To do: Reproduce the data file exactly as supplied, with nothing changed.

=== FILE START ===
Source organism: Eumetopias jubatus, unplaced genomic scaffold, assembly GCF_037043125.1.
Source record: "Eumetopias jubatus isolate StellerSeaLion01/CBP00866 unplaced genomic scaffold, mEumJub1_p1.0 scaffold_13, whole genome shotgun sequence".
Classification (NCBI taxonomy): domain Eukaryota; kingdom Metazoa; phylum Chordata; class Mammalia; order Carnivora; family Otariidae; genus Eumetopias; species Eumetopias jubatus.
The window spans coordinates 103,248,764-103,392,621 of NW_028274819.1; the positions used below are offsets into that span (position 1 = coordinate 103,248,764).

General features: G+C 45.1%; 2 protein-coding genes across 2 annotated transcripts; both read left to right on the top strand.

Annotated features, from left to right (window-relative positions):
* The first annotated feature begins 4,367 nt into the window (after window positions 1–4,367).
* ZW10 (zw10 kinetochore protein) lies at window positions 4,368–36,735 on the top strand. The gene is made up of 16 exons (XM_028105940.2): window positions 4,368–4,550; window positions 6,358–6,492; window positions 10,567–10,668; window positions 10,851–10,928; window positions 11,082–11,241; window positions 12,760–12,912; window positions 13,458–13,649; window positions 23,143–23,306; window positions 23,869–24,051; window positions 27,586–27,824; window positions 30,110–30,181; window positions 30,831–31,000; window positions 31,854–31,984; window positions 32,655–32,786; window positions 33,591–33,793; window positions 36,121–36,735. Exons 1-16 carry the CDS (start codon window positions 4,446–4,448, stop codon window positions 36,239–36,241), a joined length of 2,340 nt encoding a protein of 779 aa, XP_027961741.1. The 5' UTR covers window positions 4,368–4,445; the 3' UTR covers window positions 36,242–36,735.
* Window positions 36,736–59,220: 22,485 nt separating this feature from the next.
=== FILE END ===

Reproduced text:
Source organism: Eumetopias jubatus, unplaced genomic scaffold, assembly GCF_037043125.1.
Source record: "Eumetopias jubatus isolate StellerSeaLion01/CBP00866 unplaced genomic scaffold, mEumJub1_p1.0 scaffold_13, whole genome shotgun sequence".
Classification (NCBI taxonomy): domain Eukaryota; kingdom Metazoa; phylum Chordata; class Mammalia; order Carnivora; family Otariidae; genus Eumetopias; species Eumetopias jubatus.
The window spans coordinates 103,248,764-103,392,621 of NW_028274819.1; the positions used below are offsets into that span (position 1 = coordinate 103,248,764).

General features: G+C 45.1%; 2 protein-coding genes across 2 annotated transcripts; both read left to right on the top strand.

Annotated features, from left to right (window-relative positions):
* The first annotated feature begins 4,367 nt into the window (after window positions 1–4,367).
* ZW10 (zw10 kinetochore protein) lies at window positions 4,368–36,735 on the top strand. The gene is made up of 16 exons (XM_028105940.2): window positions 4,368–4,550; window positions 6,358–6,492; window positions 10,567–10,668; window positions 10,851–10,928; window positions 11,082–11,241; window positions 12,760–12,912; window positions 13,458–13,649; window positions 23,143–23,306; window positions 23,869–24,051; window positions 27,586–27,824; window positions 30,110–30,181; window positions 30,831–31,000; window positions 31,854–31,984; window positions 32,655–32,786; window positions 33,591–33,793; window positions 36,121–36,735. Exons 1-16 carry the CDS (start codon window positions 4,446–4,448, stop codon window positions 36,239–36,241), a joined length of 2,340 nt encoding a protein of 779 aa, XP_027961741.1. The 5' UTR covers window positions 4,368–4,445; the 3' UTR covers window positions 36,242–36,735.
* Window positions 36,736–59,220: 22,485 nt separating this feature from the next.